We in Fine Gael support the amendment and feel that, where there is a possibility of doubt relating to legislation, we should look to the default position. This will assure there can be no doubt relating to the subsection.

We feel that local government is looking after vehicle registration, motor tax and so on and the wording of the Bill, as drafted, does not assure us the Minister for the Environment, Heritage and Local Government will retain this role. The Minister has tried to assure us in the House that this is the case but we support the amendment.

Regarding the Bill's wording, in the unlikely event of legal action regarding registration, tax affairs or the like, will the Minister clarify whether, following the passing of this Bill, the Minister for the Environment, Heritage and Local Government or the Minister for Transport would have responsibility?

I appreciate the Senator's concern but the Minister has adequately explained the situation. The amendment is surplus to requirements and I am satisfied by the Minister's explanation that what concerns the Senators is already addressed in existing legislation. I am satisfied by the Minister's position.

I wish to answer Senator Coffey's question. It is clear there is now a delineation of powers and that the Minister for Transport has certain powers. I have outlined this evening the powers I am retaining and that I will be able to make regulations under the 1920 Act on applications for motor tax discs, the issue of motor tax discs, the issue of replacement motor tax discs and so on, all of which come under my remit. Motor taxation is my bailiwick and I must retain this responsibility because it goes to the local government fund, which is essential if we are to have proper local government in this country.

I thank the Minister for his answer.

Amendment, by leave, withdrawn.
Section 2 agreed to.
Amendment No. 6 not moved.
Section 3 agreed to.
SECTION 4.

I move amendmentNo. 7:

In page 6, between lines 43 and 44, to insert the following subsection:

"(2) The Roads Act 1920, the Roads Acts 1993 to 2001 and section 2(3) may be cited together as the Roads Acts 1920 to 2007.".

I am moving this amendment because I am interested in hearing the Minister's response. I referred to section 2(3) a moment ago regarding another amendment and it is a substantive section, not an insertion in a previous Act, so it warrants inclusion in a collective citation.

This is a drafting issue that my Department has taken up with the Office of the Parliamentary Counsel. The Roads Act 1920 and subsequent amendments to it, not all of which were contained in Roads Acts as some were in Finance Acts, were not cited together in the Roads Act 2007 which, if it were to have been done, would have been the appropriate place to have done it. The placement of a citation, as proposed, is not something that would normally be done in a Bill of a technical nature such as this. It would normally be done in a substantive Bill. I therefore regret that I cannot accept this amendment.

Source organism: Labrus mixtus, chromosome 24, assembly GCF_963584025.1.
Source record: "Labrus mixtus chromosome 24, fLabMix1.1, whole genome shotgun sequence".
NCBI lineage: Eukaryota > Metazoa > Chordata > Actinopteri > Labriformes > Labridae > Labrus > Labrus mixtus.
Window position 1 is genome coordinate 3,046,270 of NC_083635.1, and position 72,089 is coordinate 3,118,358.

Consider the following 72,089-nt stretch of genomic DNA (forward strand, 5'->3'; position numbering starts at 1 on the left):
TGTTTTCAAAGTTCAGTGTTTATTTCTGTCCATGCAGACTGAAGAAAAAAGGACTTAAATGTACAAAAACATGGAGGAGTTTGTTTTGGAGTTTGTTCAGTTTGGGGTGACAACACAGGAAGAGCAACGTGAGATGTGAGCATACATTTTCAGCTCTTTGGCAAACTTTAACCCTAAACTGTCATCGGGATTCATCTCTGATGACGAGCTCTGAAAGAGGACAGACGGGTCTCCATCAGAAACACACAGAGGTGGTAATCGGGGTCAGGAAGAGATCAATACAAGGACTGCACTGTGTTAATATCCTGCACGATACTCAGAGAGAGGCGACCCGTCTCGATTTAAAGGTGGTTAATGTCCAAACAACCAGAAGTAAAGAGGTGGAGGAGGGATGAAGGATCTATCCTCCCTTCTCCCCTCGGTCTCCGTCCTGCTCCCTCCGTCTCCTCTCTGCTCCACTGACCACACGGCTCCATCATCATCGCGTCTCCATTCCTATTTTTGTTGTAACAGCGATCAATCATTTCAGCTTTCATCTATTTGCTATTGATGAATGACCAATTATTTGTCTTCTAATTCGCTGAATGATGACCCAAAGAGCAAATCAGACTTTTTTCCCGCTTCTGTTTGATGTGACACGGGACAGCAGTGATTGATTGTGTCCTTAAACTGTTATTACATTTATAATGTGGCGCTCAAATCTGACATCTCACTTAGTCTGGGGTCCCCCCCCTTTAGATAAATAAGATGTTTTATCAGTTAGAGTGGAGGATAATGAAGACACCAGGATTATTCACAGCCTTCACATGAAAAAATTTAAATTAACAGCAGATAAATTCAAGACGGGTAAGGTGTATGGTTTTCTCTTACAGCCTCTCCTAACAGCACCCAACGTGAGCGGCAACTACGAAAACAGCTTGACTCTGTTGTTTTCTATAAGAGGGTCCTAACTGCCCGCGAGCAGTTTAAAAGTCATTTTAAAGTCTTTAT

It is intriguing that the Minister suggests that if this were to have been done, it should have been done in the Roads Act 2007. It appears the Minister is saying that because it was not done then it cannot be done now, but it can be done now. I am interested in the notion that this cannot be done in a Bill of a technical nature. I am not aware of any restriction on the Minister in respect of a collective citation being included in the Bill. Perhaps it is not normally included in a Bill of a technical nature, but that may be because it does not usually arise. Section 2(3) is a substantive provision and warrants inclusion in a collective citation. It is odd that the Minister should say it was not done in the Roads Act 2007 and so there is little point in doing it in this Bill. It is either desirable or it is not. I contend that it is desirable and can see no legal reason that it cannot be done in a technical Bill such as this, as it is not merely an amending Bill.

This is a technical Bill. Although there are some, particularly in the Lower House, who do not accept that, I assure Senators it is the case. I understand from where Senator Alex White is coming but I cannot accept the amendment.

Amendment, by leave, withdrawn.
Section 4 agreed to.
Title agreed to.
Bill reported without amendments and received for final consideration.
Question proposed: "That the Bill do now pass."

I thank the Minister for coming to the House. I also thank Members opposite for their interest in this debate. Although the amendments they put forward were not accepted, their interest in drafting those amendments is appreciated.

I thank the Minister for attending this debate and the staff who drafted the Bill. We in Fine Gael hope it will be of a technical nature. We will monitor it at all levels from local government up to both Houses of the Oireachtas to ensure that is the case.

I join my colleagues in thanking the Minister and his officials for coming to the House. We do not change our minds easily but the business must be done.

The Senator was swayed by our good arguments.

I thank Senators for their contributions to the debate on this Bill. As I emphasised on Second Stage, the Bill is technical in nature. Its primary purpose is to provide the legislative framework necessary to facilitate the transfer of non-national roads and the national vehicle driver file functions from my Department to the Department of Transport. This transfer will be effected by a transfer order to be made by the Government shortly. Drafting of the necessary transfer of functions order is well advanced and will be made to coincide with the commencement of the Bill.

I assure Senators that I will continue to have responsibility for the management of the local government fund following the transfer of functions. I also confirm that the full proceeds of motor tax and driver licence fees will continue to be paid into the fund. The local government fund will continue to provide substantial funding to local authorities for both general purpose grants and non-national roads grants.

I thank Senators for their co-operation in facilitating early consideration of the Bill so that the legal transfer of functions can be effected.

Question put and agreed to.

When is it proposed to sit again?

At 10.30 a.m. tomorrow.